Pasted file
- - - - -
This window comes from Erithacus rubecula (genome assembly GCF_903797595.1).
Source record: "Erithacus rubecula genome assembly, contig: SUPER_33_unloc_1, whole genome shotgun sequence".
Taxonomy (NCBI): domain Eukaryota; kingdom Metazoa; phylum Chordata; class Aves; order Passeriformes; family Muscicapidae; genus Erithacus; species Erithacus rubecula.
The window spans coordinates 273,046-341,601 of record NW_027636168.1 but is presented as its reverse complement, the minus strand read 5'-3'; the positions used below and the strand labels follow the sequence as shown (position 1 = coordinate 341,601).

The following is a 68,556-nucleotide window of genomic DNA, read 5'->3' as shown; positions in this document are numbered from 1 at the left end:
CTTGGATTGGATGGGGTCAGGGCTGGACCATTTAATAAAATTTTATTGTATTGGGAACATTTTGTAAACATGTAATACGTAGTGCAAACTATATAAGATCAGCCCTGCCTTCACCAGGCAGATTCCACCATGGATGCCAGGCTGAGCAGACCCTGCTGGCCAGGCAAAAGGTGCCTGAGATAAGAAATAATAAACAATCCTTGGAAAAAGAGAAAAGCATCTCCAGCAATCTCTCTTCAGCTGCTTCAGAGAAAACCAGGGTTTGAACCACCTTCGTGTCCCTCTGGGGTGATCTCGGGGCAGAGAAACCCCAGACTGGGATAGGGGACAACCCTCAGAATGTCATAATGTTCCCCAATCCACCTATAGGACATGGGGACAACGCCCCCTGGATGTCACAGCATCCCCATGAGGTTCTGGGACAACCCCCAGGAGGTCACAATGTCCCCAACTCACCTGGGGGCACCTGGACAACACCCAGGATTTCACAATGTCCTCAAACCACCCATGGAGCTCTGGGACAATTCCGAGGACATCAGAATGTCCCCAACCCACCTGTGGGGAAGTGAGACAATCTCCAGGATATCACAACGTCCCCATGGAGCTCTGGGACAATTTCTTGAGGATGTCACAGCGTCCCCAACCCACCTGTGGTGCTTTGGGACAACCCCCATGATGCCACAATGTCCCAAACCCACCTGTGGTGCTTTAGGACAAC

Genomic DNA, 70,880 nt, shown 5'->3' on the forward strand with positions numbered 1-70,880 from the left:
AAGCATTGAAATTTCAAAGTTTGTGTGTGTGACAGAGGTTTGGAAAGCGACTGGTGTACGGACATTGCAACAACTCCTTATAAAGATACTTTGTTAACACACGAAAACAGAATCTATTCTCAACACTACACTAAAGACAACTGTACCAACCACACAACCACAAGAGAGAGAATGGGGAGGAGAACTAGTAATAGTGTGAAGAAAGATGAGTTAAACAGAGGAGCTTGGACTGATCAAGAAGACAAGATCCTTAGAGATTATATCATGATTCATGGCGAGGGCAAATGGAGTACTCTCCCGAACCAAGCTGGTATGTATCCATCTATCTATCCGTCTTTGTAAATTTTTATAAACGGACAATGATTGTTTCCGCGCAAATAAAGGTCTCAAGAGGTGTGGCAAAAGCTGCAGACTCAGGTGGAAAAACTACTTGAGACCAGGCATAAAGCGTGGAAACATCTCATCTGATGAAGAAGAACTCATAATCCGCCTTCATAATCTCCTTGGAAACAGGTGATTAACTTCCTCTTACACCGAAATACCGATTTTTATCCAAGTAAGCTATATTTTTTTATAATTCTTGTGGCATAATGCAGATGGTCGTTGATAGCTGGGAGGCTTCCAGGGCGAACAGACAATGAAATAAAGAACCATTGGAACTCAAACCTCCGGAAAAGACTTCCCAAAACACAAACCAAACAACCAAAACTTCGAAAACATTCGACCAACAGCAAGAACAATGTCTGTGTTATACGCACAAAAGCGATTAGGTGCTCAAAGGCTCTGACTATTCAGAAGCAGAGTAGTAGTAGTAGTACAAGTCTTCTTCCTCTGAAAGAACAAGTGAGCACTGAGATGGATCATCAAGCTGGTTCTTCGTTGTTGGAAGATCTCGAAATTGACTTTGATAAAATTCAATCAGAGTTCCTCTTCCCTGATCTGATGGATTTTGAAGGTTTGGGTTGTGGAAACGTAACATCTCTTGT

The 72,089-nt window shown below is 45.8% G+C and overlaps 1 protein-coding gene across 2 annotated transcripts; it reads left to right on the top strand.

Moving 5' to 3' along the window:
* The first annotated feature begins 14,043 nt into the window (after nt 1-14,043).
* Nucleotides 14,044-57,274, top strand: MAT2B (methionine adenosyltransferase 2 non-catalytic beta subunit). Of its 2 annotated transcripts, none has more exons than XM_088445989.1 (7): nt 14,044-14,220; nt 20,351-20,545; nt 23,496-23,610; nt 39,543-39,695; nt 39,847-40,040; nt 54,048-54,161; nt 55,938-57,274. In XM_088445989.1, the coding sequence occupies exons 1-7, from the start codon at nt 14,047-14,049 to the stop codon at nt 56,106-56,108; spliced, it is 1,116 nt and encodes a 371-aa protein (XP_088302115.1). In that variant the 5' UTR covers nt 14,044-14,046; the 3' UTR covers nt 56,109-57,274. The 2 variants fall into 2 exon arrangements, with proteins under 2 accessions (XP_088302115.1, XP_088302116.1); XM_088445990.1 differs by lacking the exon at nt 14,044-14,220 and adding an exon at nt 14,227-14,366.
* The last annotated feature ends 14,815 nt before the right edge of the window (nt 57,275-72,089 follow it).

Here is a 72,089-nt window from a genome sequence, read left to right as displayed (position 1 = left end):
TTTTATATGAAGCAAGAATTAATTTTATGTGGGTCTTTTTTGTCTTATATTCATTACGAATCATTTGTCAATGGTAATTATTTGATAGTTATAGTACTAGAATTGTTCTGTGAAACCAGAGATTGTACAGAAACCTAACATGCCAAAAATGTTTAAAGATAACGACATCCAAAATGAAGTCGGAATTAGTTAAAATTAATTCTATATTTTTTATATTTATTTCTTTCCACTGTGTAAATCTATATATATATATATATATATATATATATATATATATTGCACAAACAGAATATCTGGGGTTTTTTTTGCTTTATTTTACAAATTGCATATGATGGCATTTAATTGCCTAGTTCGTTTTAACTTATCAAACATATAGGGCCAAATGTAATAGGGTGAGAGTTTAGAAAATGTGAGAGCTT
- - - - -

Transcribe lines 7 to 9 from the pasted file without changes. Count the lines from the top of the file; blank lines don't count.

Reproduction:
Genomic DNA, 70,880 nt, shown 5'->3' on the forward strand with positions numbered 1-70,880 from the left:
AAGCATTGAAATTTCAAAGTTTGTGTGTGTGACAGAGGTTTGGAAAGCGACTGGTGTACGGACATTGCAACAACTCCTTATAAAGATACTTTGTTAACACACGAAAACAGAATCTATTCTCAACACTACACTAAAGACAACTGTACCAACCACACAACCACAAGAGAGAGAATGGGGAGGAGAACTAGTAATAGTGTGAAGAAAGATGAGTTAAACAGAGGAGCTTGGACTGATCAAGAAGACAAGATCCTTAGAGATTATATCATGATTCATGGCGAGGGCAAATGGAGTACTCTCCCGAACCAAGCTGGTATGTATCCATCTATCTATCCGTCTTTGTAAATTTTTATAAACGGACAATGATTGTTTCCGCGCAAATAAAGGTCTCAAGAGGTGTGGCAAAAGCTGCAGACTCAGGTGGAAAAACTACTTGAGACCAGGCATAAAGCGTGGAAACATCTCATCTGATGAAGAAGAACTCATAATCCGCCTTCATAATCTCCTTGGAAACAGGTGATTAACTTCCTCTTACACCGAAATACCGATTTTTATCCAAGTAAGCTATATTTTTTTATAATTCTTGTGGCATAATGCAGATGGTCGTTGATAGCTGGGAGGCTTCCAGGGCGAACAGACAATGAAATAAAGAACCATTGGAACTCAAACCTCCGGAAAAGACTTCCCAAAACACAAACCAAACAACCAAAACTTCGAAAACATTCGACCAACAGCAAGAACAATGTCTGTGTTATACGCACAAAAGCGATTAGGTGCTCAAAGGCTCTGACTATTCAGAAGCAGAGTAGTAGTAGTAGTACAAGTCTTCTTCCTCTGAAAGAACAAGTGAGCACTGAGATGGATCATCAAGCTGGTTCTTCGTTGTTGGAAGATCTCGAAATTGACTTTGATAAAATTCAATCAGAGTTCCTCTTCCCTGATCTGATGGATTTTGAAGGTTTGGGTTGTGGAAACGTAACATCTCTTGT

The 72,089-nt window shown below is 45.8% G+C and overlaps 1 protein-coding gene across 2 annotated transcripts; it reads left to right on the top strand.